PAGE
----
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Catching up with the Hayhurst campaign

The Democratic candidate for the US 3rd District Congressional seat charges ahead

By Michael Summers


Fort Wayne Reader


During a heated election year, predicting the strategies and outcomes of political races seems to rank near baseball as the nation’s favorite past time.

Yet despite the constant stream of pundits telling you what’s going to happen weeks or months before it actually does, you’ll still hear the maxim “but anything can happen” added as a cautionary note at the end of even the most self-assured bit of forecasting.

And perhaps no candidate for public office in our part of Indiana knows the truth of “but anything can happen” like Dr. Tom Hayhurst, the Democratic nominee for the 3rd District US Representative seat.

When we interviewed Hayhurst nearly a year ago, close to the launch of his campaign, it was pretty much assumed that he would once again be facing incumbent Mark Souder when November 2010 rolled around. The eight-term Republican Congressman had plenty of challengers seeking the GOP ticket, but he nevertheless won the primary, and politicos looked forward to a re-match of the 2006 3rd district race between the two candidates.

But “anything can happen,” and sometimes it does. As we all know, just weeks after the primary, Souder admitted to an extra-marital affair with a co-worker, and resigned his seat. Republican precinct committee people caucused in June to find a replacement candidate, choosing State Senator Marlin Stutzman from a crowded field after just three rounds of voting.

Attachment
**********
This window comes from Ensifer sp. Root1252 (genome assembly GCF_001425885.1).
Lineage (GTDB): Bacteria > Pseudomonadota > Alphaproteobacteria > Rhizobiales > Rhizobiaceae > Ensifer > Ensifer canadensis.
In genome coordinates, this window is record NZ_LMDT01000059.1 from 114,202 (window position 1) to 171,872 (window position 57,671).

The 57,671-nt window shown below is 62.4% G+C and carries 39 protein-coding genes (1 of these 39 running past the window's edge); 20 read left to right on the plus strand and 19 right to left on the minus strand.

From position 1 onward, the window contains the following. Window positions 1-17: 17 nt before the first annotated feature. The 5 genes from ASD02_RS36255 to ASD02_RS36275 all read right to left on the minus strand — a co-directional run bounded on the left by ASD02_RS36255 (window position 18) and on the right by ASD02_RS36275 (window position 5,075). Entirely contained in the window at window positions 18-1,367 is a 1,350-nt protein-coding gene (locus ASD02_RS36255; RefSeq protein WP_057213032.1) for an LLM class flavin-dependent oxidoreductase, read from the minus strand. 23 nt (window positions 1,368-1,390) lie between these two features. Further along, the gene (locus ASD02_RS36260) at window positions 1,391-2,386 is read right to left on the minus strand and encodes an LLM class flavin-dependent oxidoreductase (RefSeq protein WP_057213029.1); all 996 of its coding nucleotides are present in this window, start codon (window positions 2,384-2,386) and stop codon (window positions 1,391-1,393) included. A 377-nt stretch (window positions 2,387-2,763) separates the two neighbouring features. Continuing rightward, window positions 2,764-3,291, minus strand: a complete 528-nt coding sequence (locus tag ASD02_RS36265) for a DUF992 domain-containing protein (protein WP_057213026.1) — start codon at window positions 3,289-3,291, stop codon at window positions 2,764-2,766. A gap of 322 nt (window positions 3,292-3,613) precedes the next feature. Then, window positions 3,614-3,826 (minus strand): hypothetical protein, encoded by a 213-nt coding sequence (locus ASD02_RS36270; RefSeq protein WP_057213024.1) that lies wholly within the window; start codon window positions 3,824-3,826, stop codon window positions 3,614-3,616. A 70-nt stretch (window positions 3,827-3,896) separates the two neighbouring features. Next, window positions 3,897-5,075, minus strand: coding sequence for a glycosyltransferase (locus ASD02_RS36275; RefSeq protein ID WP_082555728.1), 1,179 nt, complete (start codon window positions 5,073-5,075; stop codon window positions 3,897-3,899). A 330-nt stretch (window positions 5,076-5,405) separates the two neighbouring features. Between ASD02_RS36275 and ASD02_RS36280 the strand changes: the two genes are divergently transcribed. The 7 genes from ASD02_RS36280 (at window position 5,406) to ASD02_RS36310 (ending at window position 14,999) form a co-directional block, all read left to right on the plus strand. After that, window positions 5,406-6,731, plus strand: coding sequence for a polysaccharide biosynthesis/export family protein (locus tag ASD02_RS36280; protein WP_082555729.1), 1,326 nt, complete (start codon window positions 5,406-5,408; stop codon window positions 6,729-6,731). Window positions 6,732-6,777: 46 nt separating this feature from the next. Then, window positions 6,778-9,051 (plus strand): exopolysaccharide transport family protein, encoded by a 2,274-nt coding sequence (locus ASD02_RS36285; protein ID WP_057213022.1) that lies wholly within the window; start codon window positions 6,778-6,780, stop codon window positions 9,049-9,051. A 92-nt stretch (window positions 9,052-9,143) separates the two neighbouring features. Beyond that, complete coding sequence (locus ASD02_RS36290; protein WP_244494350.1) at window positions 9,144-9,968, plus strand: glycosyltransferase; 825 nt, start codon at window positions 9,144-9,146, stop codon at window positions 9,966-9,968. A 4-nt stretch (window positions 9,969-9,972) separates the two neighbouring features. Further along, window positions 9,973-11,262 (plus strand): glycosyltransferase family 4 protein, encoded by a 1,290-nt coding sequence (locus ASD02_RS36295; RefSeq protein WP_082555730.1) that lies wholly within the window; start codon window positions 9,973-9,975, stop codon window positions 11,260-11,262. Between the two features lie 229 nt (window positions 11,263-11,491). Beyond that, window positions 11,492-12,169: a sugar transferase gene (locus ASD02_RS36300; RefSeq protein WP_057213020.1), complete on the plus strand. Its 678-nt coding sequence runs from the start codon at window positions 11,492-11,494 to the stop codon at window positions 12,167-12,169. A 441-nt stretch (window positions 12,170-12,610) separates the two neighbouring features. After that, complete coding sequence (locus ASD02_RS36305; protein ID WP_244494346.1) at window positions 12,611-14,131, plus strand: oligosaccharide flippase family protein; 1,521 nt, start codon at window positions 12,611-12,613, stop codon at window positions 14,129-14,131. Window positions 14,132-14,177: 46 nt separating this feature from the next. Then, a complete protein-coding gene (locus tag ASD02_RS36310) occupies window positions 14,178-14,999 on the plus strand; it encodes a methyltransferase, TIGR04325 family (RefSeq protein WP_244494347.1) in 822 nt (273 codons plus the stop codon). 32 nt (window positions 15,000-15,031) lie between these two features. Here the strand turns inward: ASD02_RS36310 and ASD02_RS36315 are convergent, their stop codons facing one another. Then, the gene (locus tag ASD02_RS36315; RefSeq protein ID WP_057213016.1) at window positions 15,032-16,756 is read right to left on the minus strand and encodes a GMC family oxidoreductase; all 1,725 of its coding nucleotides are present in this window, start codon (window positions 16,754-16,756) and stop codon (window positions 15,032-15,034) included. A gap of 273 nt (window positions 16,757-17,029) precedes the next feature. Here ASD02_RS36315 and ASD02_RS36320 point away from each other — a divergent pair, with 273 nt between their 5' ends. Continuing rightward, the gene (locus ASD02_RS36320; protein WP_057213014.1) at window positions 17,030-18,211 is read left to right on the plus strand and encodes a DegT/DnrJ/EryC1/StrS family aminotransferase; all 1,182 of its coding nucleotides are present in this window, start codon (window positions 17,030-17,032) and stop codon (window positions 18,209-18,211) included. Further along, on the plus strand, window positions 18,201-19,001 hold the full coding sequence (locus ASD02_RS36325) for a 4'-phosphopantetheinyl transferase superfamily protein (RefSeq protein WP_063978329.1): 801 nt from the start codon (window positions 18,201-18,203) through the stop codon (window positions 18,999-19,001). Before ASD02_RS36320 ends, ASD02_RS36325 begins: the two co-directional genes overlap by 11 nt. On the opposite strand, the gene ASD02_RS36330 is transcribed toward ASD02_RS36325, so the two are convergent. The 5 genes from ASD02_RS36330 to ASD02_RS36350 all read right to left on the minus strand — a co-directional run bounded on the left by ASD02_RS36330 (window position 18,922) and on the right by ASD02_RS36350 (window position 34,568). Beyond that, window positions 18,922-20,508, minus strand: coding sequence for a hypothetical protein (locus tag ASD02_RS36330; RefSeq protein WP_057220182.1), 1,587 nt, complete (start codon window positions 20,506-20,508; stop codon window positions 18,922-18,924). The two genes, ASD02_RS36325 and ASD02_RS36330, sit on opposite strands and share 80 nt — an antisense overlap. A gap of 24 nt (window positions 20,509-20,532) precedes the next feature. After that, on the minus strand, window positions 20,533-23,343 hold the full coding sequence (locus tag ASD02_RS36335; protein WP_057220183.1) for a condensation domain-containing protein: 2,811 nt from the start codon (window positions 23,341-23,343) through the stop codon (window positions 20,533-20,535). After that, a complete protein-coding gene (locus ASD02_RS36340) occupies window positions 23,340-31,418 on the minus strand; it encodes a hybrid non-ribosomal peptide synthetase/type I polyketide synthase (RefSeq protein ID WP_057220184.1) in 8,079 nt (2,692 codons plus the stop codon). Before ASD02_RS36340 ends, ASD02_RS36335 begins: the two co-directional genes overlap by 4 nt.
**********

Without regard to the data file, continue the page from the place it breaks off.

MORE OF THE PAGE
So, as the 2010 campaigns enter the post-Labor Day home stretch, Hayhurst finds himself facing not the opponent he had such a good run against four years ago, capturing some 46% of the vote, but an unknown quantity, a candidate many conservatives consider a “rising star” in the GOP, and someone unencumbered by the sort of political baggage the former congressman from Grabill had accumulated during his 16 years in office.

During the events of last May and June, Hayhurst seemed to take the high road, wisely refusing to comment on the situation with his former opponent. “I’ve never focused all that much on personalities,” he says. “I’m much more into ideas than personalities.”

And he adds that his political strategy did not change all that much either. “I’ve been in different forums with my new opponent, and I think that a lot of what he says is very similar to Representative Souder, so I think this is a continuation of the campaign that was in progress before. I don’t think we’ve changed a lot, other than to be energized, and realize that without the technicality of an incumbent in office with massive automatic name recognition, that gives our campaign a boost.”